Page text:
The film’s chief criticism of artificial intelligence is that it relies too much on cold and unfeeling logic. Sometimes, the correct choice – or so the film argues – is the illogical one because love is sometimes illogical. Det. Spooner is the living example of this within the film. He survived a near fatal car accident because a robot chose to save him, the one a robot deemed more likely to survive, than his daughter. The right choice – the loving choice – would be to operate outside of logic. Spooner notes that human beings understand this in a way that robots do not.
In my opinion, at the heart of stories like this is an underlying fear of humanity. As science progresses, we begin to fear what we might do with that science. Beyond that, we fear the people who do not fear what they might create. We see that play out in stories like Frankenstein and Jurassic Park. Utopianists run amok, and unchecked, create monsters because they are blinded to the potential negative outcomes. The stories portraying that fear run parallel to the advancement of the sciences.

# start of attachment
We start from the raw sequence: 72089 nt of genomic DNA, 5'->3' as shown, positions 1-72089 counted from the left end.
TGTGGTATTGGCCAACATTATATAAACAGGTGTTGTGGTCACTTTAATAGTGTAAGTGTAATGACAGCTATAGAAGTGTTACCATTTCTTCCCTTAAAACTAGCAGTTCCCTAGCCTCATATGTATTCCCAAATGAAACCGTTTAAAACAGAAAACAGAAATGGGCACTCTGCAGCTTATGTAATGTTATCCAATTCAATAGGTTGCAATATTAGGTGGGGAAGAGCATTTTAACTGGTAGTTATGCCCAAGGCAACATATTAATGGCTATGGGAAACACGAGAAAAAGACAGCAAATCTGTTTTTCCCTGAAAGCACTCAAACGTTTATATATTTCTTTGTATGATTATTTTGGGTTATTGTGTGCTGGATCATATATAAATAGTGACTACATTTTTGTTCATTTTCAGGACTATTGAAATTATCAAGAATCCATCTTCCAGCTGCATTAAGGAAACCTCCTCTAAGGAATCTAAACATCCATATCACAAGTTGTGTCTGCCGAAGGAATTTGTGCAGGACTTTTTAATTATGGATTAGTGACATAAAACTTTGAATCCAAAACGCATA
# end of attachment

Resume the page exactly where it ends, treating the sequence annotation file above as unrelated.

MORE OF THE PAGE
For every Elon Musk, making AI while simultaneously warning about its creation as equivalent to “summoning the demon,” there are other scientists in the AI industry, such as (allegedly) Larry Page, who are not worried at all. Unfortunately, science tends to attract the utopianism Jeff Goldblum warned us about. The interview below is obviously from Musk’s perspective, but it is illuminating.
Musk, it must be pointed out, is a utopianist also. He’s just a different stripe of it. He is advancing the same technology he claims to fear (in fact, far more of it than anyone else), despite knowing that he might lose control of what he is unleashing as he did with OpenAI already.